Today’s guest post is brought to you by Jason Sizemore of the small press publishing house, Apex Book Company. Apex Books has been embracing both traditional publishing methods as well as new technology through their Apex Book Company e-books on DriveThruSciFi.com. In this post, Jason talks about why it’s important for authors to embrace online marketing and promotion from his perspective as the owner of a small press publishing company.
Are you an author who doesn’t believe in doing your fair share of promotion? If so, I don’t want to work with you. And it’s not just me, but most other publishers, as well.
Trust me when I tell you this isn’t because publishers are lazy and don’t want to do the work to make you (and them) a success. On the contrary, a good small press publisher is a smart, aggressive marketer who will spend late nights on the computer and at conventions promoting their titles. The good small press publisher will wheel n’ deal with magazines, blogs, and websites for prime advertising at a cost they can afford. The good small press publisher will curry favors in return for that half-page ad in the latest Rue Morgue or Locus Magazine. We’re ruthless when it comes to hustling for sales and promotion.
Unfortunately, that’s never enough. Marketing is a hungry beast and most small press owners are working with limited resources (we’re talking the big 3 here: time, money, and people). Many of do what we can with what we have, but due to this lack of resources, part of a successful marketing campaign involves the author.
Here’s something that might surprise some of you—not even my most successful work at marketing can surpass that of an enterprising author determined to sell his/her book.
I’ve had a number of discussions with other publishers and authors about why this is so. In the end, I like to call it the ‘cult of personality.’
Readers share something intimate with a writer that goes beyond the average fan/star relationship. When you read somebody’s book, a connection is built mentally, emotionally that is unique in the retail world. If a reader enjoys your story, they will naturally want to think of you as somebody they’d like, as somebody they’d like to interact with even if it’s remotely through a computer or personally at a convention or book signing.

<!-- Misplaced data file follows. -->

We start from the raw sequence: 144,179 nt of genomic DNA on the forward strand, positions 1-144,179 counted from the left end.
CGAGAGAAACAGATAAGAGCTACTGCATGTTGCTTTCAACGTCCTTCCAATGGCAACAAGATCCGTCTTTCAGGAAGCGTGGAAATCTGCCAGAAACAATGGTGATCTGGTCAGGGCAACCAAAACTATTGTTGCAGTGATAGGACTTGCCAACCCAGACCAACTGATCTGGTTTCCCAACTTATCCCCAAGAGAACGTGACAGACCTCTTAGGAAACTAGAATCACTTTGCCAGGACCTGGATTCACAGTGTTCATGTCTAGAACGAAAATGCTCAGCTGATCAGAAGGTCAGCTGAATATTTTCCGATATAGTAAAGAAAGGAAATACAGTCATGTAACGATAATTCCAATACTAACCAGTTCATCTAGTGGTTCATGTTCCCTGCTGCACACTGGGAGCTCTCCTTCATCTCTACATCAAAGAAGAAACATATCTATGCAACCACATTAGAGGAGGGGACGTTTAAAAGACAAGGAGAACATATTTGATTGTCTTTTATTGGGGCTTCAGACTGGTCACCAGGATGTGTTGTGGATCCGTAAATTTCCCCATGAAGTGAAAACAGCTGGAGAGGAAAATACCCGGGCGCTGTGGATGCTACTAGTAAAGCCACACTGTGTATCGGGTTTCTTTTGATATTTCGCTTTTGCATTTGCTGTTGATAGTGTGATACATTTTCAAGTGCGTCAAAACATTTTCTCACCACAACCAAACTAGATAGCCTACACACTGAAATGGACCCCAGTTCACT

If a reader meets you and hasn’t read your book, you have an opportunity to earn a fan just by being nice and gracious. If they encounter your blog and you provide something of interest, then they might just pick up your book. I’ve had authors sometimes act like doing self-promotion is a real pain. In reality, it’s little more than being civil and giving the readers a small glimpse into your mind.
Connect with the readers and you’ll do well. Highly successful examples of authors doing this include Brian Keene, Cherie Priest, JA Konrath, Sara M. Harvey, and Maurice Broaddus.
The flip side of the equation is that when I sign an author to a book deal, I consider there to be a ‘bi-directional assumption of trust’ in play. From the author’s perspective, the publisher is trusted to edit and produce a quality product. The author has a fair expectation of review copies being sent, press releases being written, and a reasonable marketing plan being enacted (among other things). The publisher has a right to expect that the author will produce quality edits, they will help promote the title, and to a degree, be a cheerleader for their publisher.
In the end, I’ve never understood the author who refuses to do his/her own marketing. It’s a business, after all. We want to make money. You want to make money. The bookstores want to make money. By not self promoting you’re hurting everybody in that chain of trust.
About Jason Sizemore
Jason Sizemore is the owner of Apex Book Company, a small press dedicated to publishing quality horror, fantasy, and science fiction. Also, he’s a past Stoker Award finalist for editing the anthology Aegri Somnia and his first collection of horror (Irredeemable) comes out in 2010 from Shroud Publications.
For more information, visit www.jason-sizemore.com.